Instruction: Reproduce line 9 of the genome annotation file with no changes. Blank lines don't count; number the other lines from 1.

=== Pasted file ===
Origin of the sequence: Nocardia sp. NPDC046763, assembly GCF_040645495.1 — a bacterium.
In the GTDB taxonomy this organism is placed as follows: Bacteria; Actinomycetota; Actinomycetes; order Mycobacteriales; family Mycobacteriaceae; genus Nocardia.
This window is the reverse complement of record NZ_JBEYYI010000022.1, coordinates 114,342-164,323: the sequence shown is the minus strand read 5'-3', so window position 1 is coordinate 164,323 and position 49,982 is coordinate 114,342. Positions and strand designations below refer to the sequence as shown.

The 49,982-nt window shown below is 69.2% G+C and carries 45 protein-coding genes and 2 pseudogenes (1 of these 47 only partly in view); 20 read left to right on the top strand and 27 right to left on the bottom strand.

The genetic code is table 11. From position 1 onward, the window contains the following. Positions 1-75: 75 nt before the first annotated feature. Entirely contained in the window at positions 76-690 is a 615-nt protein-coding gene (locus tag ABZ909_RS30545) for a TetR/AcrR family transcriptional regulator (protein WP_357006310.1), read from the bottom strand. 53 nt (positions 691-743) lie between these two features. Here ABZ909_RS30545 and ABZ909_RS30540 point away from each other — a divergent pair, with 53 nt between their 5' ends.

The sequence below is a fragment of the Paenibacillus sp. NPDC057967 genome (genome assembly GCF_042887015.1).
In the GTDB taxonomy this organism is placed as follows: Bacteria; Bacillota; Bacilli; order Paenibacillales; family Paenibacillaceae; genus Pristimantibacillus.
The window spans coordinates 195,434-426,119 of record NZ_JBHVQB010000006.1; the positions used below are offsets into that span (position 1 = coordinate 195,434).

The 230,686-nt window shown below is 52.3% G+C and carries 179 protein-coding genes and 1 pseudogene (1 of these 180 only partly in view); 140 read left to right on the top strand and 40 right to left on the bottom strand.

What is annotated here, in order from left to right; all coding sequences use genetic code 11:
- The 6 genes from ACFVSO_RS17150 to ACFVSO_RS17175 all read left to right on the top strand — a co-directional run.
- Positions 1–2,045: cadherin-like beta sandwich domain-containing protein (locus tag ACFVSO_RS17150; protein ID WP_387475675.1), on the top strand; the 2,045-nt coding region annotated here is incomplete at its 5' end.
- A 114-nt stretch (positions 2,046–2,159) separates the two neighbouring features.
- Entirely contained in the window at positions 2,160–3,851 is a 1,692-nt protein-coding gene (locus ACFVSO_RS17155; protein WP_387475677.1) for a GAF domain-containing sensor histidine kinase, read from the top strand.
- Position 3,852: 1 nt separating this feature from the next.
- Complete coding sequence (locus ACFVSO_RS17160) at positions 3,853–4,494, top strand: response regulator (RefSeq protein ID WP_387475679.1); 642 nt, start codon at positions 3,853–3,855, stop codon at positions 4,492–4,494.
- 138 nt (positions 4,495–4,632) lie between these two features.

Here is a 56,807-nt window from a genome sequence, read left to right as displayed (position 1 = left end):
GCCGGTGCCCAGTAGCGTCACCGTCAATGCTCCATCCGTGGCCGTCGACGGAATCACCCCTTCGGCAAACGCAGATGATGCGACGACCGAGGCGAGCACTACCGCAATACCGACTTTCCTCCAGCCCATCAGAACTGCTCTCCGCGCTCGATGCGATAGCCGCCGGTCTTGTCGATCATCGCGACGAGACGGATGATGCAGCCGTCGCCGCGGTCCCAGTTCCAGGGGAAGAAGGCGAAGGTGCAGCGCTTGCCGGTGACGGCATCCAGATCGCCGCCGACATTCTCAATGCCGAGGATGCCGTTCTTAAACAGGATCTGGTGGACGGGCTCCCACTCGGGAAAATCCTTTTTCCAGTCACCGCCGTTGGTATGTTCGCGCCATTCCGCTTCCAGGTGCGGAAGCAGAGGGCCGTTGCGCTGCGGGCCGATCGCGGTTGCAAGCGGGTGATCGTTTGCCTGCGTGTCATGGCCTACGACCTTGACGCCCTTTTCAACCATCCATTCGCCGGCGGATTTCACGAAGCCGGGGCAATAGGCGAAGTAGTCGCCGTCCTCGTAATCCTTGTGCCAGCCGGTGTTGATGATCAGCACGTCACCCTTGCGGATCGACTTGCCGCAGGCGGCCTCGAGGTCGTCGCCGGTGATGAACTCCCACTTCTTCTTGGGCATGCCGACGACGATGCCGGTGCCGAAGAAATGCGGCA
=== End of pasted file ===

The 230,686-nt window shown below is 52.3% G+C and carries 179 protein-coding genes and 1 pseudogene (1 of these 180 only partly in view); 140 read left to right on the top strand and 40 right to left on the bottom strand.